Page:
ERISA is a highly detailed set of laws governing employer based health, welfare and pension plans. In New York, whether or not ERISA may assert a valid lien against your lawsuit proceeds generally boils down to whether or not the ERISA plan is "self funded."
Self Funded v. Insured plans
Some employers fund their employee benefit plans with their own money. They set up a trust or other type of fund, and pay employees' medical bills from the trust as they come in. This is known as a self-funded plan.
By contrast, some companies elect to pay an insurance premium to a health insurance company, such as Aetna or Cigna, among others. In these cases, the premiums are used to purchase a policy of insurance that pays the employees' medical bills as they come in.
Third Party Administrator or Insurer?
It can sometimes be difficult to determine whether or not a plan is self funded. This is because ERISA allows plans to contract with third parties to manage the billing and payment of employees' medical bills. These third party administrators are often companies like Aetna and Cigna, among others. The common names can make it difficult to determine whether or not a given plan is self funded or insured.
Who is entitled to reimbursement?
The basic rule is a self funded plan is entitled to reimbursement if the plan contains a clause allowing reimbursement. By contrast, in New York, insured plans are generally not entitled to reimbursement. This is because of a New York General Obligations Law section that prohibits subrogation by insurance companies. The legal reasoning behind this difference is much discussed, but the rule can be stated briefly as above.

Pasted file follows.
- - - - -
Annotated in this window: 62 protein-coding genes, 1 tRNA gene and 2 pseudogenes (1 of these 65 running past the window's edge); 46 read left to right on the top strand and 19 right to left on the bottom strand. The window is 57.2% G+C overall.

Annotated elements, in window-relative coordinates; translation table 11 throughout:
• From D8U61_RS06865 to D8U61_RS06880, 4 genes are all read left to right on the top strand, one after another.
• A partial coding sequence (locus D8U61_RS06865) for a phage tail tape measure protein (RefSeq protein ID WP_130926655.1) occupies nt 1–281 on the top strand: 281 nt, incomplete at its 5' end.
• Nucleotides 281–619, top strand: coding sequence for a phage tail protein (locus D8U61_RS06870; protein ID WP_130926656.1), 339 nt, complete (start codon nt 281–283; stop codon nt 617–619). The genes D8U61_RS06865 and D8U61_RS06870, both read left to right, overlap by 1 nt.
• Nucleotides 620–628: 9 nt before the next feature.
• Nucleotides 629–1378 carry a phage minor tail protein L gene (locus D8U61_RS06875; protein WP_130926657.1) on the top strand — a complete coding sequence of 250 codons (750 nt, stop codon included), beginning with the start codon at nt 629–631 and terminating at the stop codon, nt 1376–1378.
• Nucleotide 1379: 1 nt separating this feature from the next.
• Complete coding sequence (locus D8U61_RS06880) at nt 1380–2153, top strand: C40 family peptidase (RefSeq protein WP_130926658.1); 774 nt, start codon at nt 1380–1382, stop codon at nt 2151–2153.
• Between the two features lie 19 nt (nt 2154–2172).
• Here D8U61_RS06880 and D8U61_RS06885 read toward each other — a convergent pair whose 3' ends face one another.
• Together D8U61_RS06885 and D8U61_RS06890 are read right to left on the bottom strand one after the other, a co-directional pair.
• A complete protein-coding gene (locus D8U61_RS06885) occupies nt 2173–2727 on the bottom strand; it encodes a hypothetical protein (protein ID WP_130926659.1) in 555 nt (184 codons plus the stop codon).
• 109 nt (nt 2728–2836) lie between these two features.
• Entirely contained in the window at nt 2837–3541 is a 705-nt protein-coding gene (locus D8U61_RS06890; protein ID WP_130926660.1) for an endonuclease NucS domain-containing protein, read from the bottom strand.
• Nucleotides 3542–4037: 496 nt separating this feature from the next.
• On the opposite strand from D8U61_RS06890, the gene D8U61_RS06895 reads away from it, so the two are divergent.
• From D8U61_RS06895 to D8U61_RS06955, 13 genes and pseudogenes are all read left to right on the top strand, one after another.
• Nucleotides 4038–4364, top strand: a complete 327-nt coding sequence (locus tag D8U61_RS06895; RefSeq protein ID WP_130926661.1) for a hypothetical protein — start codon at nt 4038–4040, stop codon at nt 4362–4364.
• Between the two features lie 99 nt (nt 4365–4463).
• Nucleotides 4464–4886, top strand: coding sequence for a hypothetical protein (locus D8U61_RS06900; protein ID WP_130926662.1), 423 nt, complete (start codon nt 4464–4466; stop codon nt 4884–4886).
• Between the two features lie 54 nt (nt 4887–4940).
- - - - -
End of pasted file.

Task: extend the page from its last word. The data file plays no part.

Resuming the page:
What should you do?
Some plans claim a lien even when it is not in fact valid. This can be because the plan is not aware of the anti-subrogation law, or for other reasons. Accordingly, if your ERISA plan claims a lien on injury proceeds, your attorney should already be working to determine its validity.
You can help by finding out whether the plan is self-funded or insured. Other than the obvious (such as asking your human resources or plan sponsor) there are several ways to do this:
First, you can get a copy of the Summary Plan Description (SPD) from your plan. ERISA requires that the plan sponsor provide you with this document upon request. The SPD should tell you how the plan is funded.
Second, you can access a form called a 5500 that your plan is required to file each year with the Department of Labor. This information can be searched for free online at www.freeerisa.org. The form has a check box indicating how the plan is funded (i.e., trust, insurance, etc.).
As a lawsuit comes to a close, whether by settlement or otherwise, the presence of an ERISA lien can muddy the waters and slow down your getting paid. By understanding the basics of the ERISA lien, especially the self-funded v. insured plan issue, and by gathering the information described above, you can help make the process more clear, maximizing your lawsuit proceeds and streamlining your payment.
Our Rating is calculated using information the lawyer has included on their profile in addition to the information we collect from state bar associations and other organizations that license legal professionals. Attorneys who claim their profiles and provide Avvo with more information tend to have a higher rating than those who do not.
What determines Avvo Rating?
Experience & background
Years licensed, work experience, education
Legal community recognition
Peer endorsements, associations, awards
Legal thought leadership
Publications, speaking engagements
This lawyer was disciplined by a state licensing authority in .
Disciplinary information may not be comprehensive, or updated. We recommend that you always check a lawyer's disciplinary status with their respective state bar association before hiring them.